AT&T is exploring business models that include revenue share for data, content and advertising with automakers, content and retail partners, Penrose said without sharing specific details.
AT&T is working with automakers to design a landing page or a portal for users to log in to access content, get vehicle service updates and buy data, he said.
Struggling display manufacturer Sharp, reeling from cutthroat competition in mobile phones, will push car makers to incorporate vehicle dashboards that have gestural commands, thin bezels and other next-generation features.
It’s hoping cars will be controlled, in part, through high-resolution displays that can fit any two-dimensional surface area, such as dashboard panels with rounded contours.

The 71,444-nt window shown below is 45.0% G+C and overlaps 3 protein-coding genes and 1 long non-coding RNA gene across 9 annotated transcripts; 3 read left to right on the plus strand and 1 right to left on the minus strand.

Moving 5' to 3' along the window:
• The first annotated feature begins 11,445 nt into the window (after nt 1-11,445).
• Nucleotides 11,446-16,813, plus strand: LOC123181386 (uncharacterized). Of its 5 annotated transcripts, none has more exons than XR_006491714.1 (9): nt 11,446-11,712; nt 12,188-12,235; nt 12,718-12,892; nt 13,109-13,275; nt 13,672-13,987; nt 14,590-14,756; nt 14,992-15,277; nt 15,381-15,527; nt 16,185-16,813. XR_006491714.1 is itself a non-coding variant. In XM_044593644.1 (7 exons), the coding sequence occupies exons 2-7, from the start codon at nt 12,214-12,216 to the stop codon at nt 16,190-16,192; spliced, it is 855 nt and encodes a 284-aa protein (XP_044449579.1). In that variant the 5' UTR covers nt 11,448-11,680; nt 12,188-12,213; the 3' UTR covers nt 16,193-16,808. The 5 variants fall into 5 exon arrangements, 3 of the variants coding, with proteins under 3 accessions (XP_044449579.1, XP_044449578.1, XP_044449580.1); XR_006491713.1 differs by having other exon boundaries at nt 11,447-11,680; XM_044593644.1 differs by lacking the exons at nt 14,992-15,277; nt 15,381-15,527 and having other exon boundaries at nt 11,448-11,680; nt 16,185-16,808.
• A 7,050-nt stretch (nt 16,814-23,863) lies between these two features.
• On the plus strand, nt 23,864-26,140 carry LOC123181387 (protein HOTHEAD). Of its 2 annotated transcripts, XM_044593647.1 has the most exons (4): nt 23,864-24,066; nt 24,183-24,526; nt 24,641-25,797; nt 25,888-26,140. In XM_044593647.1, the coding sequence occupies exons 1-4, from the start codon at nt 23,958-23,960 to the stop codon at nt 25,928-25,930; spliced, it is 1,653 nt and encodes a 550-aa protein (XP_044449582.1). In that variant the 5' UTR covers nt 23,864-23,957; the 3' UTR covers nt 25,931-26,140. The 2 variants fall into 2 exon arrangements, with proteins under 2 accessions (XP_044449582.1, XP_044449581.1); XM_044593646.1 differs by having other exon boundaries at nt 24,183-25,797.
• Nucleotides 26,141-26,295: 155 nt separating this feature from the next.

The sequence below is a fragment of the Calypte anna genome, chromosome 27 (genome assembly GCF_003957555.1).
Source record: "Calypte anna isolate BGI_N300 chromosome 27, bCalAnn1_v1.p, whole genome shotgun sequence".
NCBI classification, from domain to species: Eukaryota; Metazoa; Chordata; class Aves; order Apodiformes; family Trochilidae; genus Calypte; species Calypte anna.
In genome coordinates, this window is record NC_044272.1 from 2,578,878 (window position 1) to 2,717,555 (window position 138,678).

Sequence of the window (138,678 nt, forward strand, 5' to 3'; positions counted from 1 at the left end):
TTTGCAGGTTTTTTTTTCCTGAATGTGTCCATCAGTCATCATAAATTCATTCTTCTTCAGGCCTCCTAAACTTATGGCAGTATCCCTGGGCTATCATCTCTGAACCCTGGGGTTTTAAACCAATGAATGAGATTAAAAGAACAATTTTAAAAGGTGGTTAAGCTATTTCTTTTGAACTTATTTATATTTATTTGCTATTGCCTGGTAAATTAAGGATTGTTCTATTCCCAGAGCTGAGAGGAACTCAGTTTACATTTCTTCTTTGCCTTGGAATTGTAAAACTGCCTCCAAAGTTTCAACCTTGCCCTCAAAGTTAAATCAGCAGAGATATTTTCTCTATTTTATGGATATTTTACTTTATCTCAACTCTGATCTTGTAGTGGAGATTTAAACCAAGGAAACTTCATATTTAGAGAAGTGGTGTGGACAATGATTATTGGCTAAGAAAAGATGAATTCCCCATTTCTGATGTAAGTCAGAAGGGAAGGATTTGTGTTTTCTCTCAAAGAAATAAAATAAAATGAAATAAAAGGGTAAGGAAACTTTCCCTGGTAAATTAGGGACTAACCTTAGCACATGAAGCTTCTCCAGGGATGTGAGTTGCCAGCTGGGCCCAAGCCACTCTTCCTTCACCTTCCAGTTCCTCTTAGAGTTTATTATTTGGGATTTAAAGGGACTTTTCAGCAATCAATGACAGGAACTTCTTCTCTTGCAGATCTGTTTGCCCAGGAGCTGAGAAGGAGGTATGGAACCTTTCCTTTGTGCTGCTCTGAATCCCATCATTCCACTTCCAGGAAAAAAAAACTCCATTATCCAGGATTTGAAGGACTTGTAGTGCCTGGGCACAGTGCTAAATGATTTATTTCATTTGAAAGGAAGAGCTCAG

The company has shown off the wavy screens for cars and consoles in recent months, and has tried to woo automakers to use them. Under the firm’s new medium-term strategy, the push has taken on greater urgency.
Thin-bezel dashboard LCDs, as well as screens that can provide multiple views to different passengers in a car depending on their perspective, could prove to be a lifeline for Sharp, which hasn’t been able to command a dominant market position despite cutting-edge technology.
Sharp is an Apple supplier and is said to be a maker of iPhone 6 screens, along with Japan Display, and LG Display of South Korea.
Apple sources some of its screens from Sharp’s Kameyama plants in central Japan, which produce the maker’s flagship IGZO (indium gallium zinc oxide) transparent crystalline semiconductor displays. IGZO displays, which Sharp began producing for smartphones in 2013, have smaller pixels than conventional LCD screens and feature low power consumption.